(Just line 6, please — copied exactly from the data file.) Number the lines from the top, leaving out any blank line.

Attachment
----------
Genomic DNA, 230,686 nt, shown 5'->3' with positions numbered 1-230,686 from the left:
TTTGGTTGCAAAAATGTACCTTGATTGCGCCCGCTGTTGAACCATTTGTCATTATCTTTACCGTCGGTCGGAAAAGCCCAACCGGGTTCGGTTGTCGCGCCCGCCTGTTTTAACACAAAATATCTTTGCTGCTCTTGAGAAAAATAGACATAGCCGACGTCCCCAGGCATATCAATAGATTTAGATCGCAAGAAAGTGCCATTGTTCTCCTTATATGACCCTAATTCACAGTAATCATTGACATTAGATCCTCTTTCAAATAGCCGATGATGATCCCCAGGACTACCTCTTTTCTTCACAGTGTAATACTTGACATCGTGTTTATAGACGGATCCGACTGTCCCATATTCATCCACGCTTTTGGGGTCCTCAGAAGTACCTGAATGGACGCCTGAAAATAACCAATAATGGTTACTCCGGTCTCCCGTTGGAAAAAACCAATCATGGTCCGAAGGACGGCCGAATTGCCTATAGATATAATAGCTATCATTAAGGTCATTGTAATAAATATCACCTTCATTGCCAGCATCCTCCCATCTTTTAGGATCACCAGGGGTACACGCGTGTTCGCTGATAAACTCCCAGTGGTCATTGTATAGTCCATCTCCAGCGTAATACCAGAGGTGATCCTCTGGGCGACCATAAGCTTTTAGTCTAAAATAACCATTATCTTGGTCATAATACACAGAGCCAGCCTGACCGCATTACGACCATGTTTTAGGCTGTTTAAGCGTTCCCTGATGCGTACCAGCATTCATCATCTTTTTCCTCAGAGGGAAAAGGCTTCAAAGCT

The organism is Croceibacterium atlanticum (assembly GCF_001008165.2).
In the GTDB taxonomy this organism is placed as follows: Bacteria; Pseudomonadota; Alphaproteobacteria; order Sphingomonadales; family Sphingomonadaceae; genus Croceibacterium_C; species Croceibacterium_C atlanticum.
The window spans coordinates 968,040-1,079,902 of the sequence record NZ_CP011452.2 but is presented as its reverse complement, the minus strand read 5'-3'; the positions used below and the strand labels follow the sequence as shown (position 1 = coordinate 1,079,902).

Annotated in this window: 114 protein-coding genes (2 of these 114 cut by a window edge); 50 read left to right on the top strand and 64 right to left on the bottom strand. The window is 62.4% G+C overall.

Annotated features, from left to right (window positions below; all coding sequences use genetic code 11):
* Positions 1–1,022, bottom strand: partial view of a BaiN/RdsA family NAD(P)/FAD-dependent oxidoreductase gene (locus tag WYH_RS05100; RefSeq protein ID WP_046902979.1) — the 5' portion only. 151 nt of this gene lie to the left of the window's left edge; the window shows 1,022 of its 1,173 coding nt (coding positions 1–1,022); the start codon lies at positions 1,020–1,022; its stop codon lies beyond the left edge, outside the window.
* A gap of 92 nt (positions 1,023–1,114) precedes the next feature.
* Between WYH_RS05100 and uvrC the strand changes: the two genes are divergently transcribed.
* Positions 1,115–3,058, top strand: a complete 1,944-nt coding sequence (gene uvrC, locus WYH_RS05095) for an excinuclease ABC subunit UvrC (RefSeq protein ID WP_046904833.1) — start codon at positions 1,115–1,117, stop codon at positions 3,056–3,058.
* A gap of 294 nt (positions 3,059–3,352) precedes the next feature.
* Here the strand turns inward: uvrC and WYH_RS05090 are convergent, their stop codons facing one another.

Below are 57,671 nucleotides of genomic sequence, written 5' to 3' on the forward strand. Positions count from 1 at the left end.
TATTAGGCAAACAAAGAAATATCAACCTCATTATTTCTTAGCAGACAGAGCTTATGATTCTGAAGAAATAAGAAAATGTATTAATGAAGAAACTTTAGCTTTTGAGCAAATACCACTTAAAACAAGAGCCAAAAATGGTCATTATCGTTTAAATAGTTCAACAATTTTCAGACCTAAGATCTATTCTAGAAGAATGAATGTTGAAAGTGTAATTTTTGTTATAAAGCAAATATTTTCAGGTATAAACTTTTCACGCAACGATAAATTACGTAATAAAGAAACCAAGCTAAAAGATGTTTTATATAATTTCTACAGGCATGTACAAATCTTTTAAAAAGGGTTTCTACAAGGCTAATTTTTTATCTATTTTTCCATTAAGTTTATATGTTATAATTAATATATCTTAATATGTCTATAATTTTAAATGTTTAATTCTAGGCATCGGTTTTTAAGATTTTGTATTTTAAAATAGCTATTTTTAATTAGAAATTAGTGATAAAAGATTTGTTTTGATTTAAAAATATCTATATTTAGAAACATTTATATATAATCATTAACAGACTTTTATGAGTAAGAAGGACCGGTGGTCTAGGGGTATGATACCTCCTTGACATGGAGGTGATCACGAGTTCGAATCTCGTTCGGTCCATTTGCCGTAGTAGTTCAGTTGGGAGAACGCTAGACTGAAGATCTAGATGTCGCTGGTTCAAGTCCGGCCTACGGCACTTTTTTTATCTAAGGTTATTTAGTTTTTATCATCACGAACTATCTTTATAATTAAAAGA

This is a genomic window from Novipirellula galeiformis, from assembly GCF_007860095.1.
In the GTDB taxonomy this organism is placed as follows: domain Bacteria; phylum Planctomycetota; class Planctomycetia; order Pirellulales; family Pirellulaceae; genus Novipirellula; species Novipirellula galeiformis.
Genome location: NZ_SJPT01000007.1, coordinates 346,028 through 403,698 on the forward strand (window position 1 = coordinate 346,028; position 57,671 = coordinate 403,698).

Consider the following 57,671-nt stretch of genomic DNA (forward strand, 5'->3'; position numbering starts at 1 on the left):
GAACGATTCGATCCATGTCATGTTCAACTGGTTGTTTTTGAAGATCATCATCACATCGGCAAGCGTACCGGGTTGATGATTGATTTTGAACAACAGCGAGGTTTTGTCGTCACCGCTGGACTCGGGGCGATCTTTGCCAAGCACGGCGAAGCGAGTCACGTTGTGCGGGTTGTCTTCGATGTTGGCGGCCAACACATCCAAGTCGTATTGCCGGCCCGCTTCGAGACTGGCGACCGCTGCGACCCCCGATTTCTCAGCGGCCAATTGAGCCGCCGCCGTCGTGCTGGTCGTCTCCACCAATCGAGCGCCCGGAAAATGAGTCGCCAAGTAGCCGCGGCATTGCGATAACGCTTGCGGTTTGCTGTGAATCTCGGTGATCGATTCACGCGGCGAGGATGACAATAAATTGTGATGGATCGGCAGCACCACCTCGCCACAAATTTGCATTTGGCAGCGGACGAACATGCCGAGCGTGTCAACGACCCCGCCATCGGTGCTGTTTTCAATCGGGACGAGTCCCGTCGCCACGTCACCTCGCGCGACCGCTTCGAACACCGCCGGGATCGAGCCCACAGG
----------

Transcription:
Annotated in this window: 114 protein-coding genes (2 of these 114 cut by a window edge); 50 read left to right on the top strand and 64 right to left on the bottom strand. The window is 62.4% G+C overall.